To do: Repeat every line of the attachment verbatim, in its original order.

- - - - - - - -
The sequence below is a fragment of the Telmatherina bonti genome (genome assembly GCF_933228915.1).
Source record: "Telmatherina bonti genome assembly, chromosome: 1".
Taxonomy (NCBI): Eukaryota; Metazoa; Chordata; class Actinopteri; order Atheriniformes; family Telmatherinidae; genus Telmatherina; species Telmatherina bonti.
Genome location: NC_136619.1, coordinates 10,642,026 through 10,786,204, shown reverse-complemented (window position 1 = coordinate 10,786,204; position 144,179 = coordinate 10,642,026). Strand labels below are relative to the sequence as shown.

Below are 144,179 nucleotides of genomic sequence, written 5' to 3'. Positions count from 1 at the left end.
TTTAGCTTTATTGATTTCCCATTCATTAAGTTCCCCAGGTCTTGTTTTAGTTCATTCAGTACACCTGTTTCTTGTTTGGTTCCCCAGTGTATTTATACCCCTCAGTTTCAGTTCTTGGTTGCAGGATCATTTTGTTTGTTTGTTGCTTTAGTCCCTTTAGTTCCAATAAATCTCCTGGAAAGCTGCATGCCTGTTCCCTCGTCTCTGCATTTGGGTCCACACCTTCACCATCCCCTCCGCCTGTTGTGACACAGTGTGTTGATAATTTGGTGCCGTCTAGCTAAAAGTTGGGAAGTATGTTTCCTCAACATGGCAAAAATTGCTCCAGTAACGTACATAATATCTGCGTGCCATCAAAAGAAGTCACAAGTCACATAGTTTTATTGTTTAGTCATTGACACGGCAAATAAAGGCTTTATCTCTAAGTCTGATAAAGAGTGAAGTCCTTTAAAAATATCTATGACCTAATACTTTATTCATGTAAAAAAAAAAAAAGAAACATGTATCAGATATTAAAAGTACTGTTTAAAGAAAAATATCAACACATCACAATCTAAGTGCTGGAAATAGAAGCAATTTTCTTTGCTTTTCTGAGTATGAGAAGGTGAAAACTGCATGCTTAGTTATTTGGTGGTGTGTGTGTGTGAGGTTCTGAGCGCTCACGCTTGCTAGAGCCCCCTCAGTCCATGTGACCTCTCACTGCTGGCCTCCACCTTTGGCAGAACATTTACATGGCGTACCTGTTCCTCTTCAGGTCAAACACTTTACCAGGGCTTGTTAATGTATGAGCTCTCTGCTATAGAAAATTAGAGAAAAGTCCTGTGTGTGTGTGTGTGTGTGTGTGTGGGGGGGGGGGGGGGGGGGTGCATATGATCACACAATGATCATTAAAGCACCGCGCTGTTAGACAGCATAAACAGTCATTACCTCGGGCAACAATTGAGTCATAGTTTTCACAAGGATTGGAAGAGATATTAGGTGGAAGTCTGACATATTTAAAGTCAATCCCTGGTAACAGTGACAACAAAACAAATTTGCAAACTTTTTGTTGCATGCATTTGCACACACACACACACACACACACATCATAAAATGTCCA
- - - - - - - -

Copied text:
The sequence below is a fragment of the Telmatherina bonti genome (genome assembly GCF_933228915.1).
Source record: "Telmatherina bonti genome assembly, chromosome: 1".
Taxonomy (NCBI): Eukaryota; Metazoa; Chordata; class Actinopteri; order Atheriniformes; family Telmatherinidae; genus Telmatherina; species Telmatherina bonti.
Genome location: NC_136619.1, coordinates 10,642,026 through 10,786,204, shown reverse-complemented (window position 1 = coordinate 10,786,204; position 144,179 = coordinate 10,642,026). Strand labels below are relative to the sequence as shown.

Below are 144,179 nucleotides of genomic sequence, written 5' to 3'. Positions count from 1 at the left end.
TTTAGCTTTATTGATTTCCCATTCATTAAGTTCCCCAGGTCTTGTTTTAGTTCATTCAGTACACCTGTTTCTTGTTTGGTTCCCCAGTGTATTTATACCCCTCAGTTTCAGTTCTTGGTTGCAGGATCATTTTGTTTGTTTGTTGCTTTAGTCCCTTTAGTTCCAATAAATCTCCTGGAAAGCTGCATGCCTGTTCCCTCGTCTCTGCATTTGGGTCCACACCTTCACCATCCCCTCCGCCTGTTGTGACACAGTGTGTTGATAATTTGGTGCCGTCTAGCTAAAAGTTGGGAAGTATGTTTCCTCAACATGGCAAAAATTGCTCCAGTAACGTACATAATATCTGCGTGCCATCAAAAGAAGTCACAAGTCACATAGTTTTATTGTTTAGTCATTGACACGGCAAATAAAGGCTTTATCTCTAAGTCTGATAAAGAGTGAAGTCCTTTAAAAATATCTATGACCTAATACTTTATTCATGTAAAAAAAAAAAAAGAAACATGTATCAGATATTAAAAGTACTGTTTAAAGAAAAATATCAACACATCACAATCTAAGTGCTGGAAATAGAAGCAATTTTCTTTGCTTTTCTGAGTATGAGAAGGTGAAAACTGCATGCTTAGTTATTTGGTGGTGTGTGTGTGTGAGGTTCTGAGCGCTCACGCTTGCTAGAGCCCCCTCAGTCCATGTGACCTCTCACTGCTGGCCTCCACCTTTGGCAGAACATTTACATGGCGTACCTGTTCCTCTTCAGGTCAAACACTTTACCAGGGCTTGTTAATGTATGAGCTCTCTGCTATAGAAAATTAGAGAAAAGTCCTGTGTGTGTGTGTGTGTGTGTGTGTGGGGGGGGGGGGGGGGGGGTGCATATGATCACACAATGATCATTAAAGCACCGCGCTGTTAGACAGCATAAACAGTCATTACCTCGGGCAACAATTGAGTCATAGTTTTCACAAGGATTGGAAGAGATATTAGGTGGAAGTCTGACATATTTAAAGTCAATCCCTGGTAACAGTGACAACAAAACAAATTTGCAAACTTTTTGTTGCATGCATTTGCACACACACACACACACACACACATCATAAAATGTCCA